I want to start a support group for beautiful, intelligent, charming, [insert positive attribute here] people. Like Alcoholics Anonymous, but instead of complaining about our yearnings for tequila shots, we’ll have a safe place to rant about how difficult life can be when one is so very beautiful, intelligent, charming, etc.
Disclaimer: I don’t actually believe myself to be exceptionally exceptional in these areas. But I’m only half kidding about this idea. We spend way too much time apologizing for our successes, and prefacing any complaints with a list of reasons why we have no right to complain. We’re conditioned to attribute all our wins to luck, but we’re free to take full ownership of our failures. This is not only irrational, it’s incredibly inefficient from a conversational standpoint.
There are of course legitimate reasons to downplay successes. It’s not very nice to whine about your exhausting, vibrant dating life in front of the girl who hasn’t been asked out in over a year. Or worry over your upcoming promotion in front of a jobless friend. This is probably why pretty people tend to be friends with other pretty people, and why it’s more comfortable to date someone in your general income bracket. Walking on egg shells gets tiresome, and being in the company of “equals” means you have to downplay your attributes a little less. But we still do it. Even among my closest friends, I find myself bookending what I want to say with prefaces and addendums.*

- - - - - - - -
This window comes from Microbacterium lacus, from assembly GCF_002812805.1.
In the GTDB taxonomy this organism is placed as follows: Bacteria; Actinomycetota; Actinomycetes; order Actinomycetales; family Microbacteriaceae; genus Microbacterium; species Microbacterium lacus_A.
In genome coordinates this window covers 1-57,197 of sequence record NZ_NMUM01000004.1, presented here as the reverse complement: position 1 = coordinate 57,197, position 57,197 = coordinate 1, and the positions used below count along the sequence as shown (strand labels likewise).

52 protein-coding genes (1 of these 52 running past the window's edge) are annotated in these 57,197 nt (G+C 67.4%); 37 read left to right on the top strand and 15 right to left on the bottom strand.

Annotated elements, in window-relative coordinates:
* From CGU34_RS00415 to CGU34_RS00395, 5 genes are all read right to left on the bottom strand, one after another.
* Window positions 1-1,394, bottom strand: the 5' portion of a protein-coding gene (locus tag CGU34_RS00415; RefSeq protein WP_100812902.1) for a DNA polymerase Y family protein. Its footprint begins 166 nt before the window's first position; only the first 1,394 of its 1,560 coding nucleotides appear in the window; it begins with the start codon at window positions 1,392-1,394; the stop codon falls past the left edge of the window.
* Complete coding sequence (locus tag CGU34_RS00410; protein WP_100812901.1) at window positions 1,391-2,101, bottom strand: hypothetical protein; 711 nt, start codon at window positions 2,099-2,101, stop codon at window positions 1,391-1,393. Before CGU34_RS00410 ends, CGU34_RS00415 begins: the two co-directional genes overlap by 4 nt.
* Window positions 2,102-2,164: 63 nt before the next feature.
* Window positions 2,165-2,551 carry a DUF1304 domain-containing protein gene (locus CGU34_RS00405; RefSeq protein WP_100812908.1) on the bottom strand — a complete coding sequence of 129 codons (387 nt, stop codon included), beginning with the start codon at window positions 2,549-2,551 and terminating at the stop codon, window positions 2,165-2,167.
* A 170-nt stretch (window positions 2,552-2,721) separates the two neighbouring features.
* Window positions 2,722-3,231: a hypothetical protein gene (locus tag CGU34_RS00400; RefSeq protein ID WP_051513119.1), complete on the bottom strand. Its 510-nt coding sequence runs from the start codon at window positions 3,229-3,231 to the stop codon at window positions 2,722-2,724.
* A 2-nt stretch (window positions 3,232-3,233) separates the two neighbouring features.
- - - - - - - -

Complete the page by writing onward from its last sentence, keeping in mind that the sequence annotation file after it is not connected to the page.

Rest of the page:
I think this is a uniquely American problem. Ask any foreigner, and they’ll tell you that we apologize far too often, and for things that don’t merit forgiveness. Maybe it’s overcompensation for the merit-based, self-made ethos of the “American Dream.” We’re now afraid to claim our successes as our own, lest we too closely resemble a protagonist from an Ayn Rand novel.
I guess one of the things I love about the tech/Silicon Valley scene is that there’s a lot of pride, but with relatively little ego. People are super passionate about what they’re doing, and they take ownership of successes without worrying that they’re belittling someone else in the process. They’ve also learned to fail quickly, and move on.
I think we’d all be better off living life unapologetically.
*Apparently the more common plural is “addenda”…but that just looks ridiculous.
I’ve been conducting a little experiment with Facebook and Twitter lately. Despite the fact that I’m friends with/followed by colleagues, business contacts, family and (on Twitter) god knows who else, I’ve more-or-less stopped censoring my content. I’m at times inappropriate, irreverent, goofy and even suggestive. Basically my real-world self, condensed into 140-character soundbites.
I don’t believe in privacy when it comes to social media. I think we’d all be better off if we recognized so-called privacy settings for what they are: an illusion. And once we’ve made peace with this, we essentially have two options: we can water-down our ideas and comments, creating a universally inoffensive but ultimately uninteresting online persona; or we can embrace the idea of leaving a more colorful – and far more honest – digital footprint.